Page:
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Efficient Prediction of Excess Returns

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  • Jon Faust

    (Johns Hopkins University)

  • Jonathan H. Wright

    (Johns Hopkins University)

Abstract

It is well known that augmenting a standard linear regression model with variables that are correlated with the error term but uncorrelated with the original regressors will increase the asymptotic efficiency of the original coefficients. We argue that in the context of predicting excess returns, valid augmenting variables exist and are likely to yield substantial gains in estimation efficiency and, hence, predictive accuracy. The proposed augmenting variables are ex post measures of an unforecastable component of excess returns: ex post errors from macroeconomic survey forecasts, the surprise components of asset price movements around macroeconomic news announcements, or even the weather. These "“surprises"” cannot be used directly in forecasting-—they are not observed at the time that the forecast is made-—but can nonetheless improve forecasting accuracy by reducing parameter estimation uncertainty. We derive formal results about the benefits and limits of this approach and apply it to standard examples of forecasting excess bond and equity returns. We find substantial improvements in out-of-sample forecast accuracy for standard excess bond return regressions; gains for forecasting excess stock returns are much smaller. © 2011 The President and Fellows of Harvard College and the Massachusetts Institute of Technology.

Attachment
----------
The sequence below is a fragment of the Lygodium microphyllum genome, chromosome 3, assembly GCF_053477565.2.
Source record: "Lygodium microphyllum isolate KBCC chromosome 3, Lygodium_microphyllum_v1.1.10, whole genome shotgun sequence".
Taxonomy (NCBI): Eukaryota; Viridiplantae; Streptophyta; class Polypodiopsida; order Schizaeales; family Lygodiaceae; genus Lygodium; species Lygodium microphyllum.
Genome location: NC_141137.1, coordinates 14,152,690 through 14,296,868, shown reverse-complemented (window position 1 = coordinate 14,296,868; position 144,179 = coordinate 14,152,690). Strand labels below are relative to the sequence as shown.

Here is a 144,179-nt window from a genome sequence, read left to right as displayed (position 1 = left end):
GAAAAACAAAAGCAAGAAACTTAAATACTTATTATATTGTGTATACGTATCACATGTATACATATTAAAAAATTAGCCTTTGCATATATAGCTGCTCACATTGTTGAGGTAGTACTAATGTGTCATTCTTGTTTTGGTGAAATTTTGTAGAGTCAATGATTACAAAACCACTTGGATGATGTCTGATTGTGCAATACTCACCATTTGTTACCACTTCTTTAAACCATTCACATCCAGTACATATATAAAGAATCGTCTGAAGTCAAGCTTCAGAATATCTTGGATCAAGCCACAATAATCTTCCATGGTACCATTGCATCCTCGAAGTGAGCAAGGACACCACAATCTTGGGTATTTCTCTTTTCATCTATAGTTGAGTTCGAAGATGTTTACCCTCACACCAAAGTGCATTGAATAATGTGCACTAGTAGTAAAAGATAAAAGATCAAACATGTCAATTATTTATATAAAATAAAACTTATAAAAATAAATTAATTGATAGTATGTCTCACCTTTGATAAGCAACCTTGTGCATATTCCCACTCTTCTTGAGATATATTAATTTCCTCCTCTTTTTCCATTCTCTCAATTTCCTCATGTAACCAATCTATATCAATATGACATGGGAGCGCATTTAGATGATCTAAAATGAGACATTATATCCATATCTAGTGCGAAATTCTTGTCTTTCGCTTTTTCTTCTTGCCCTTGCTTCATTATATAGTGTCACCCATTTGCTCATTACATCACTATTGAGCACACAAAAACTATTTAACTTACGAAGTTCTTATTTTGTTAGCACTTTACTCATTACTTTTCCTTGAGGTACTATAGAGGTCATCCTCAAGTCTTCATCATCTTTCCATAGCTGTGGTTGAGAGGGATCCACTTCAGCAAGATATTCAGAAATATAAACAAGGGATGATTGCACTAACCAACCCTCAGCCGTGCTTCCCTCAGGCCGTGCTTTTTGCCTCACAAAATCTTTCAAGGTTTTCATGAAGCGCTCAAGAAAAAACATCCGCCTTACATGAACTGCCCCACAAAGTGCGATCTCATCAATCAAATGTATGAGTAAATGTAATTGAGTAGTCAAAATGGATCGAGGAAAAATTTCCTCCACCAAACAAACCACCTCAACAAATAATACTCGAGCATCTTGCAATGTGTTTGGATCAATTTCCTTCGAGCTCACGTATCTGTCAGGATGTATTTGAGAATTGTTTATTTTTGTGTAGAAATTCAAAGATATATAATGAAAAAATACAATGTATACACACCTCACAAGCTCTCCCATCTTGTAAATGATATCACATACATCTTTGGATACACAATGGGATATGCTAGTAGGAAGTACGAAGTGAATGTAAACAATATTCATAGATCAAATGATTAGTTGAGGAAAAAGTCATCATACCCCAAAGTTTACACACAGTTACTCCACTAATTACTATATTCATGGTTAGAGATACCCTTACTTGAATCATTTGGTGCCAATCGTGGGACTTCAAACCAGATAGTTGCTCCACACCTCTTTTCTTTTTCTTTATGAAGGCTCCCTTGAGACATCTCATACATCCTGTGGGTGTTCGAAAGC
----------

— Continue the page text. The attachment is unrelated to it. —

Suggested Citation

  • Jon Faust & Jonathan H. Wright, 2011. "Efficient Prediction of Excess Returns," The Review of Economics and Statistics, MIT Press, vol. 93(2), pages 647-659, May.
  • Handle: RePEc:tpr:restat:v:93:y:2011:i:2:p:647-659
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    Cited by:

    1. Coen N. Teulings & Nikolay Zubanov, 2014. "Is Economic Recovery A Myth? Robust Estimation Of Impulse Responses," Journal of Applied Econometrics, John Wiley & Sons, Ltd., vol. 29(3), pages 497-514, April.
    2. Wachter, Jessica A. & Warusawitharana, Missaka, 2015. "What is the chance that the equity premium varies over time? Evidence from regressions on the dividend-price ratio," Journal of Econometrics, Elsevier, vol. 186(1), pages 74-93.
    3. Faust, Jon & Wright, Jonathan H., 2013. "Forecasting Inflation," Handbook of Economic Forecasting, Elsevier.
    4. Yan Carriere-Swallow & Bertrand Gruss & Nicolas E Magud & Fabian Valencia, 2016. "Monetary Policy Credibility and Exchange Rate Pass-Through," IMF Working Papers 16/240, International Monetary Fund.

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